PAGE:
The Humble I

Knowing, Doing, Becoming

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Adab: Being People of Beauty

Vaping-Etiquette.jpg‘Pious character, refined behaviour and moderation constitute one of seventy parts of prophethood,’ said the Prophet Muhammad, peace be upon him. [Al-Bukhari, al-Adab al-Mufrad, no.468] Another hadith records the Prophet, peace be upon him, as saying: ‘Nothing is heavier in a believer’s scales on Judgement Day than beautiful character.’ [Al-Tirmidhi, no.2003] Yet another links beautiful character and conduct with strong faith: ‘The most perfect of believers in faith are those with the best characters.’ [Al-Tirmidhi, no.1162]

As Muslims see it, Islam is a way of life, a din, infused with the importance of beautiful conduct and moral exemplification, best represented by the lives of prophets and saints. But being possessed of moral virtues isn’t confined to the great ones of the past; it is expected of believers in the present too. The notion of beautiful conduct or cultivated behaviour – in contrast to that deemed crass, vulgar or ugly – is gathered in that genre of knowledge termed “adab”.

The Arabs say:  adaba ila taamihi – ‘He invited [others] to his banqueting feast.” From it comes the idea of adab being an “invitation” to partake of whatever is virtuous or praiseworthy. In its religious sense, adab is a call to acquire virtuous traits. Adab, then, carries with it the sense of civility, courtesy, politeness, refined manners, and cultured breeding or upbringing, and excellent manners. Throughout the ages of Islam, adab was that type of learning acquired for the sake of living beautifully; for adab relates to what a person should know, should be, and should do so as to perfect the art of living. It says in one hadith: ‘Indeed, God is beautiful and loves beauty.’ [Muslim, no.91]

What follows is an extract from a commentary to the acclaimed Hanbali adab-poem, Manzumat al-Adab of Ibn ‘Abd al-Qawi (d.699H/1300CE). This particular commentary was written by the even more acclaimed Hanbali jurist-author, Imam al-Hajjawi (d.968H/1561CE). Author of the celebrated Hanbali fiqh text, al-Iqna‘ and its abridgement, Zad a-Mustaqni‘, al-Hajjawi served as mufti of the Hanbali school in Damascus during his age. He says as part of his gloss to the adab-poem:

يُقَالُ مَثَلُ الْإِيمَانِ كَمَثَلِ بَلْدَةٍ لَهَا خَمْسُ حُصُونٍ : ، الْأَوَّلُ مِنْ ذَهَبٍ ، وَالثَّانِي مِنْ فِضَّةٍ ، وَالثَّالِثُ مِنْ حَدِيدٍ ، وَالرَّابِعُ مِنْ آجُرٍّ ، وَالْخَامِسُ مِنْ لَبَنٍ ، فَمَا زَالَ أَهْلُ الْحِصْنِ مُتَعَاهِدَيْنِ حِصْنَ اللَّبَنِ لَا يَطْمَعُ الْعَدُوُّ فِي الثَّانِي ، فَإِذَا أَهْمَلُوا ذَلِكَ طَمِعُوا فِي الْحِصْنِ الثَّانِي ثُمَّ الثَّالِثِ حَتَّى تَخْرَبَ الْحُصُونُ كُلُّهَا ،

فَكَذَلِكَ الْإِيمَانُ فِي خَمْسِ حُصُونِ الْيَقِينِ ، ثُمَّ الْإِخْلَاصُ ، ثُمَّ أَدَاءُ الْفَرَائِضِ ، ثُمَّ السُّنَنِ ، ثُمَّ حِفِظَ الْآدَابِ ،

فَمَا دَامَ يَحْفَظُ الْآدَابَ وَيَتَعَاهَدُهَا فَالشَّيْطَانُ لَا يَطْمَعُ فِيهِ ، وَإِذَا تَرَكَ الْآدَابُ طَمِعَ الشَّيْطَانُ فِي السُّنَنِ ، ثُمَّ فِي الْفَرَائِضِ ، ثُمَّ فِي الْإِخْلَاصِ ، ثُمَّ فِي الْيَقِينِ .

‘It is said that: The allegory of faith (iman) is as a fortress having five walls. The first [innermost] is made of gold; the second of silver; the third of iron; the fourth, baked bricks; and the fifth [outermost wall] from mud bricks. As long as the inhabitants of the fortress are diligent in guarding the clay wall, the enemy will not set its sights on [attacking] the next wall. But if they become negligent, they will attack the next wall, then the next, until the entire fortress lays in ruins.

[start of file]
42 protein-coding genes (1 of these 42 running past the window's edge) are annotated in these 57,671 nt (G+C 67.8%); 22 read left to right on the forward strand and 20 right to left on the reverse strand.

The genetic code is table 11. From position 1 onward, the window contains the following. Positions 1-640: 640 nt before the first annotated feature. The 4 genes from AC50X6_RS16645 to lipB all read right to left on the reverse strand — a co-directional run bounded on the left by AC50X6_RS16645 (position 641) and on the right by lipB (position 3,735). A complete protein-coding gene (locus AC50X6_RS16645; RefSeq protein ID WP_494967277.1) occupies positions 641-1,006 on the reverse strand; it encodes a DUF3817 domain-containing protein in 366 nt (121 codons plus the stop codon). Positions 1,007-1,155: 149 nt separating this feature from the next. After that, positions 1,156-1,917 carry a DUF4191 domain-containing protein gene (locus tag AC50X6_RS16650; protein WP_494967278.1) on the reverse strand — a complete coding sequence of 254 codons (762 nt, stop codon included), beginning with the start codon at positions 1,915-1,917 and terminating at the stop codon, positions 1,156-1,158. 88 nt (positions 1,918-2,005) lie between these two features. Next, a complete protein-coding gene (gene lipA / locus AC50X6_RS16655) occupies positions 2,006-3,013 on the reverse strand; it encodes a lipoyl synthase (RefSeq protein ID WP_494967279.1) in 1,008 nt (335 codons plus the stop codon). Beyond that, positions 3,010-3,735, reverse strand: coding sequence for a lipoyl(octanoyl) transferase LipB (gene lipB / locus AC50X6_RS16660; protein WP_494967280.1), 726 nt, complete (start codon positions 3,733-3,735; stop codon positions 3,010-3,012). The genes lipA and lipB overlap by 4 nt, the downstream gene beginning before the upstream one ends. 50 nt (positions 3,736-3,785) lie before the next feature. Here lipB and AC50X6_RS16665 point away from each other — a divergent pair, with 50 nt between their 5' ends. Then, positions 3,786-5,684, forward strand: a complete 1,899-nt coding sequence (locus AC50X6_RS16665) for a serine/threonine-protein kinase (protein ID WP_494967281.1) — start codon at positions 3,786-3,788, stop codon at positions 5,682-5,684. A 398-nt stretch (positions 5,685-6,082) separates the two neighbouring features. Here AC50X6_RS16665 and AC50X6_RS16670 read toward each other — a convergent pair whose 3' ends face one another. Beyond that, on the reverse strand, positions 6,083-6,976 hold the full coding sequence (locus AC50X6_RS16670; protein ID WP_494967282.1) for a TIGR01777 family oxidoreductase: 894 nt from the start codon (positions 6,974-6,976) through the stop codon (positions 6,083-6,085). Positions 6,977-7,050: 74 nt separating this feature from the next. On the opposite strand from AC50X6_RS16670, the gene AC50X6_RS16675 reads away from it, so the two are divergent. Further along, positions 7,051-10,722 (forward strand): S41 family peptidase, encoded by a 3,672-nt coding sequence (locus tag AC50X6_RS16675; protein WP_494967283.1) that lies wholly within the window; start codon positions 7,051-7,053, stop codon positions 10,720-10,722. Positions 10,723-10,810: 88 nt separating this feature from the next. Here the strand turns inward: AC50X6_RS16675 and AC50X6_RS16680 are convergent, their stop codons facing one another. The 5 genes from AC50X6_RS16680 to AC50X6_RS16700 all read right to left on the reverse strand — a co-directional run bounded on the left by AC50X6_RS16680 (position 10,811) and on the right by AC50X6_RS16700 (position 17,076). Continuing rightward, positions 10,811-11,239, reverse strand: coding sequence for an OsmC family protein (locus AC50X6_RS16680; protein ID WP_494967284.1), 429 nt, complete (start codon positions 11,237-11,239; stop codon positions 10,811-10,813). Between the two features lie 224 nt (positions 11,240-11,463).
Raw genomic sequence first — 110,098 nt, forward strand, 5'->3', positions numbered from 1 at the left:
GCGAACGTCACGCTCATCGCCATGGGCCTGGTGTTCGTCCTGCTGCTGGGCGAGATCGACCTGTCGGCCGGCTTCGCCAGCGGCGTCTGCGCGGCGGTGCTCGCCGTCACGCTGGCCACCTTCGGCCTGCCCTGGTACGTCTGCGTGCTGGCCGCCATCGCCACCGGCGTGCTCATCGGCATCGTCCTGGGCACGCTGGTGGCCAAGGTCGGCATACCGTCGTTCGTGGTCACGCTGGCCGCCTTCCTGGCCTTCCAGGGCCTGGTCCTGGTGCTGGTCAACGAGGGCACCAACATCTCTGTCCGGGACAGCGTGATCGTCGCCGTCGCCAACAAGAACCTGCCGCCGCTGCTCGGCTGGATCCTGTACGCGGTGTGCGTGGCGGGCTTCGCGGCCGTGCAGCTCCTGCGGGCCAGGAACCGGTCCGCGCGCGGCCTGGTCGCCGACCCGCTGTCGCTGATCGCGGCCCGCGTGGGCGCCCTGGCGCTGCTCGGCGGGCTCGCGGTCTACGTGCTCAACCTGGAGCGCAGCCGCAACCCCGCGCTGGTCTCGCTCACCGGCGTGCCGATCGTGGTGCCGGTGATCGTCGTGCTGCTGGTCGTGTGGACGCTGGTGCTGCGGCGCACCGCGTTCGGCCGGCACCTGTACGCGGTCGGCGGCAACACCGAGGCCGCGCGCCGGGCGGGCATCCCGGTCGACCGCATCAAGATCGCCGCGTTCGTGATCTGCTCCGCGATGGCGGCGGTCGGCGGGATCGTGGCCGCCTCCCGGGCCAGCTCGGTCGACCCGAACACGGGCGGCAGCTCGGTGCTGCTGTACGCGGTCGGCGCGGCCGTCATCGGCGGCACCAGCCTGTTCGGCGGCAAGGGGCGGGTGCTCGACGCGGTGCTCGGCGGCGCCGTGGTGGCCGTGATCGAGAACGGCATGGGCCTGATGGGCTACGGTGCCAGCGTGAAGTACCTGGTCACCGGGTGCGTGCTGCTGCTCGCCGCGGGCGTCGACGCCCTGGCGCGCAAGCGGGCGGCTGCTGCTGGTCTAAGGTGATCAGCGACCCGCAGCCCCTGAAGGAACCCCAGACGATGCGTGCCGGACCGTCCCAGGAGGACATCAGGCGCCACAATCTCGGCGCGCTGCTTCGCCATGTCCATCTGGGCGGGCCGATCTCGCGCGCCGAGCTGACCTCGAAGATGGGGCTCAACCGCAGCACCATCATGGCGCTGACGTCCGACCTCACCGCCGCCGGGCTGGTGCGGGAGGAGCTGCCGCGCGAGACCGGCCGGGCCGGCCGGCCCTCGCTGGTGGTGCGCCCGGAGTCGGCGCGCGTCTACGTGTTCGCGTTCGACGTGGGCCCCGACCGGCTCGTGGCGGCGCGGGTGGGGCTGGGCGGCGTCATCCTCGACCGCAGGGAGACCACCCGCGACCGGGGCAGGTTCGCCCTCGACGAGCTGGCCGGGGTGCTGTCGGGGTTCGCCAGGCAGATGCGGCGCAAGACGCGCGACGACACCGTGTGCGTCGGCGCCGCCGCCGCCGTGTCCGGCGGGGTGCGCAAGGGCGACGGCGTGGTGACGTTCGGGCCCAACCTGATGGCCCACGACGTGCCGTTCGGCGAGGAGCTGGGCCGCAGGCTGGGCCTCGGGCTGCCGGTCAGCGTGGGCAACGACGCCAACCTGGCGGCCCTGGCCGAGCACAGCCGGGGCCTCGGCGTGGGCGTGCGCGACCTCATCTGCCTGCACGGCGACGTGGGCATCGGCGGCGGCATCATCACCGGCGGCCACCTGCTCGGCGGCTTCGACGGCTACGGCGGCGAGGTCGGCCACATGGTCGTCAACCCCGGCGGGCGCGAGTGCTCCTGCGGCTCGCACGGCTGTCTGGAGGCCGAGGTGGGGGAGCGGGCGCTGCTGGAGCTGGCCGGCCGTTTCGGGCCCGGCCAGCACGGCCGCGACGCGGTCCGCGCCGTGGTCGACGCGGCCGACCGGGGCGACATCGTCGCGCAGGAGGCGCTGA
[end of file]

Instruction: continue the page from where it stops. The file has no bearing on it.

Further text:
‘Likewise, faith is defended by five walls: certainty, then sincerity, next comes fulfilling the obligations, then the recommended acts, and lastly safeguarding beautiful behaviour.

‘Thus, so long as adab is guarded and defended, the devil will not set his sight on it. But if one forsakes it, Satan makes inroads into the sunan, then into the fara’id, then ikhlas, and finally yaqin itself.’1

1. Al-Hajjawi, Sharh Manzumat al-Adab (Saudi Arabia: Dar Ibn al-Jawzi, 2011), 36.

Climbing Mount Taqwa

p010_1_01The Qur’an speaks of God as dhu’l-ma‘arij: Lord of the ascending ways. [Q.70:3] Believers are expected to be climbers, so to speak, in their upward journey to God. The ascent, however, is not that simple and the old saying, “Where there’s a will, there’s a way” must be the watchword. The iradah (“will”, “aspiration”, “spiritual ambition”) to find God is, unarguably, the best start. As such, the Qur’an praises those who aspire to the harvest of the Afterlife, [Q.42:20] and who aspire to the face of God. [Q.6:52]

The believer readily acknowledges it is not by his or her own effort that they ascend, but effort – nonetheless – must be put in. The believer seeks to live life in the awareness that one must climb or ascend: those who turn their backs on the ascent do no more than doom themselves to misery and wretchedness, according to God’s estimation. The Qur’an speaks frequently of this “awareness” by employing the notion of taqwa.

Taqwa is culled from the word wiqayah, which implies: “erecting a barrier to ward-off harm from oneself.” In its religious sense, taqwa is to shield oneself against sinfulness, disobedience and divine anger, by doing works of faith and acts of obedience.1

The essence of taqwa lies in obeying God wholeheartedly, whilst being keenly aware of His abiding presence and watchful gaze. No single word in English can adequately capture the full meaning of taqwa – although words like “piety”, “fear of God”, “God-consciousness”, “mindfulness of God” or “guarding against evil” are the usual ways translators have attempted to give life to it.